Clinton Kelly’s RA Fashion Tips

Clinton Kelly, co-host of TLC’s “What Not to Wear,” wants to help women who battle rheumatoid arthritis look their best – and feel great in the process.
Clinton Kelly's RA Fashion Tips
Kelly learned about the struggles of dressing with rheumatoid arthritis from both his grandmother and a good friend who have the chronic condition. They let him know that it’s difficult to use buttons, zippers and complicated clasps due to the sore and stiff joints that are a hallmark of RA.

So he went to work finding solutions. He didn’t want RA to mean shapeless clothes and a single style of shoes. According to Kelly, plenty of fashionable options are still available.

Here are his top tips:

  1. Avoid oversized clothing. Although Americans have become used to wearing oversized clothing, the overabundance of fabric and the tent-like shape of these clothes only adds to insecurities about your appearance, he says. And it can affect the way you feel physically. According to Kelly, to feel good you have to look good. It’s a way for women to take control of their lives with a positive self-image.
  2. Try it on! Kelly’s most important piece of advice is that you must try things on. Clothes look and feel much differently on you than they do hanging in the store. Try potential purchases on even if they’re your size and you own a similar piece of clothing. This is even more important for people with RA, he says, since it will give you the chance to gauge how easy it is to zip, button or buckle. Move around and see if the item restricts movement or causes any type of irritation to your skin or joints.
  3. Look for slip-ons. Kelly recommends fashionable clothing that you can step into or that slips over your head. These will eliminate frustrating and difficult-to-use zippers, buttons or clasps.
  4. Check out microfiber. Kelly especially recommends anything made of microfiber jersey because it’s breathable, stretchy and doesn’t need to be ironed, making these items not only super comfortable, but easy-to-care-for pieces that always look pulled together.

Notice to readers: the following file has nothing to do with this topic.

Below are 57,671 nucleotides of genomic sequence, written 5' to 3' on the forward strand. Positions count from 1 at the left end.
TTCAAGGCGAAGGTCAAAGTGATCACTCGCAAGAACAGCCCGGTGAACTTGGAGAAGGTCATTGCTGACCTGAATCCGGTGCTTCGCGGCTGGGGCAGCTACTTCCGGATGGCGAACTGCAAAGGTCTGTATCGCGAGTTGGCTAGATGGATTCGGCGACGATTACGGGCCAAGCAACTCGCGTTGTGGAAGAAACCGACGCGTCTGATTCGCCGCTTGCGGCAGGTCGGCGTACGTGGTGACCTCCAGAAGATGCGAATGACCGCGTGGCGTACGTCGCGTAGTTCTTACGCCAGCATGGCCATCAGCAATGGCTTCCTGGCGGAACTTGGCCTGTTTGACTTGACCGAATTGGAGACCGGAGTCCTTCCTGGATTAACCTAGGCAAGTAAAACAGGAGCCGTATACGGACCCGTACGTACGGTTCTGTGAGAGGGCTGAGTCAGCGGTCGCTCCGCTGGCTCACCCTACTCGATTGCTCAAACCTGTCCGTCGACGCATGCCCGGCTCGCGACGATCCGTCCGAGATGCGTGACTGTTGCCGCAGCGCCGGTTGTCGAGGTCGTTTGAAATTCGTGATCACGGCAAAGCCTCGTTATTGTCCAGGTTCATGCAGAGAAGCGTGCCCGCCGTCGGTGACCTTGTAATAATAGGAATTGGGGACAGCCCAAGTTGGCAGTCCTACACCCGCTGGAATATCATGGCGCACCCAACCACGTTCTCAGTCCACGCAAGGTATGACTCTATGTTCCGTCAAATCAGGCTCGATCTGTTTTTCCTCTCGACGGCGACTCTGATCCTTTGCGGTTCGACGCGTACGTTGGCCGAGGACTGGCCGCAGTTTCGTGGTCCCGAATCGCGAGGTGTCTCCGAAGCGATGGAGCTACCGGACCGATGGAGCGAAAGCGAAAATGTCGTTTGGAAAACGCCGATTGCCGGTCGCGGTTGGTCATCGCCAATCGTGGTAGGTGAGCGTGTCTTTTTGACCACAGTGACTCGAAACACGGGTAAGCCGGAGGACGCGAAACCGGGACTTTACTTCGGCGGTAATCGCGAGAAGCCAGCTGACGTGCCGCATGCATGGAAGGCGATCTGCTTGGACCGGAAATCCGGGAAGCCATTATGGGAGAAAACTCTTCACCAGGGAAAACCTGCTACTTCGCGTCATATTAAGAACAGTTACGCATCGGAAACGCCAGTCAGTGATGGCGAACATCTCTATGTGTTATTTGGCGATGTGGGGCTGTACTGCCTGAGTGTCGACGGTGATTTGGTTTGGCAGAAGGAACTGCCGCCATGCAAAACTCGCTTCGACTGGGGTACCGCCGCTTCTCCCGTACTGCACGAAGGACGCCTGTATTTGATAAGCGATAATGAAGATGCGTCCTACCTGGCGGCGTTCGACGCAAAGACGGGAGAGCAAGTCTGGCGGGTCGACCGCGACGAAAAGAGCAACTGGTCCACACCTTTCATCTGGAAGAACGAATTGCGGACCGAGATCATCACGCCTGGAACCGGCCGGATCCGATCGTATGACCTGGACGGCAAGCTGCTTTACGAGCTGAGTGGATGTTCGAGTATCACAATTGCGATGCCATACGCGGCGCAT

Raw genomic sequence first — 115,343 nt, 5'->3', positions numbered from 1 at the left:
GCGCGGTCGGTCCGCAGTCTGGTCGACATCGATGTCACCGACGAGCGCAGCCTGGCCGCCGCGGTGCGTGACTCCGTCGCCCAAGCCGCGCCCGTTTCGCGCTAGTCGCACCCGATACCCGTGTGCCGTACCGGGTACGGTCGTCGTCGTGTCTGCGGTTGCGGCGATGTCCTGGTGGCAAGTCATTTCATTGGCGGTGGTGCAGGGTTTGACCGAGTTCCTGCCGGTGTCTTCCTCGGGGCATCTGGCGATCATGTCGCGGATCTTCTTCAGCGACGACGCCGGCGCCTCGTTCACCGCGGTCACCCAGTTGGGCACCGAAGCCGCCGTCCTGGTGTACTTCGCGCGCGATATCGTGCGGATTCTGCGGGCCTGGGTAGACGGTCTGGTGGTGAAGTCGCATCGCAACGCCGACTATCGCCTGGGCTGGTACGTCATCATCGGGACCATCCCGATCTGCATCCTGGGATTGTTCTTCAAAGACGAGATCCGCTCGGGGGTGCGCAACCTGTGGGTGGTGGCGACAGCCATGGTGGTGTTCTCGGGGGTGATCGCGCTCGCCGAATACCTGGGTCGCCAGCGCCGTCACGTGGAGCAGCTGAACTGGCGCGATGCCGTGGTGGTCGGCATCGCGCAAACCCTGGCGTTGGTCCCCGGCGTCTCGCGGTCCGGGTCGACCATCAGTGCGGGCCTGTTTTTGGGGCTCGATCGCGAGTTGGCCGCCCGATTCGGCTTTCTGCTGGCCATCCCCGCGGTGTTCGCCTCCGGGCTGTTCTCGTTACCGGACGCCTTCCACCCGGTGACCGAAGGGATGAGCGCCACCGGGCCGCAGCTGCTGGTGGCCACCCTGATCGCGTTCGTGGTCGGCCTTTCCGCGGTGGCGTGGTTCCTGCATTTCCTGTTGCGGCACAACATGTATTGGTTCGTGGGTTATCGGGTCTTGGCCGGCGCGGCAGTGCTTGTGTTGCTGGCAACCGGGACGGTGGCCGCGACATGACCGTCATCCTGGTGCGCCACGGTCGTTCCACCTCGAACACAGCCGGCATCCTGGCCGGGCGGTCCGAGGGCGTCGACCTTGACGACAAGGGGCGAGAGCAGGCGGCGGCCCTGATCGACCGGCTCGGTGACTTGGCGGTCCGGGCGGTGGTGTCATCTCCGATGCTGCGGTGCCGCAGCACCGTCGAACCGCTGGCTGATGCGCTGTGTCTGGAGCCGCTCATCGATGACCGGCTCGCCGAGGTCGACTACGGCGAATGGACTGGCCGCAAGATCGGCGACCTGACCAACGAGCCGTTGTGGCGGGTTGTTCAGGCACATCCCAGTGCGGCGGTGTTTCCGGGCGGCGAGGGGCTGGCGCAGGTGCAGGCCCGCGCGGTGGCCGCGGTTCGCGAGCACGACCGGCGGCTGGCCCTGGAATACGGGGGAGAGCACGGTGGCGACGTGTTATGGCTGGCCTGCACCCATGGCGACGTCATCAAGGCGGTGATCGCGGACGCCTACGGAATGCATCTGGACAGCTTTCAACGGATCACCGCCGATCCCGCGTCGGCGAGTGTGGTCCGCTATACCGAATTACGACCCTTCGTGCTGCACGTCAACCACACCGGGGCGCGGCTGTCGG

5. Give unusual shoes a chance. When shopping for shoes, Kelly suggests giving all styles a chance.  All too often, women avoid high-heeled shoes because they’ve had a bad experience with heels in the past or they simply “look uncomfortable.” However, Kelly says that there are plenty of shoes that are both comfortable and fashionable. The key is finding shoes that are comfortable and easily secured to your feet. As with Kelly’s clothing recommendations, look for styles that slip on and avoid buckles or ties.

Additionally, Kelly has 5 must-have easy-to-wear items for your wardrobe:

  1. Jackets with large buttons.  A jacket with 3 large buttons or a single button just under the breast looks great on everyone, he says, and doesn’t require much fuss to put on.
  2. Microfiber jersey tops that are empire-seamed. These pieces give you the comfort of a sweatshirt combined with a fashionable and elegant cut.
  3. Pants with an elastic panel in the waist. The elastic panel can be in the back or on the side and make them easy to put on and comfortable, while retaining some style.
  4. Faux wrap dresses. These are great because they are so easy to put on. Just step into one of these wrap dresses and a pair of slip-on shoes and you’re ready to go.
  5. Black microfiber jersey dress.  If you have one that fits well, you can slip it on for any occasion: cocktail parties, weddings, work and play.

The information contained in this article is provided for informational purposes only and is not, nor is

it ever intended to be, a substitute for professional medical advice or professional recommendations,

diagnosis, or treatment. Always seek the advice of your physician(s) or other qualified healthcare

provider(s).

Elizabeth Nixon is a writer, editor, and blogger who is searching for a perfect healthy and active lifestyle. She is currently exploring the many options of northern California’s wine county with her husband and their two dogs. Read more about finding help for rheumatoid arthritis at Lifescript’s new Rheumatoid Arthritis Health Center.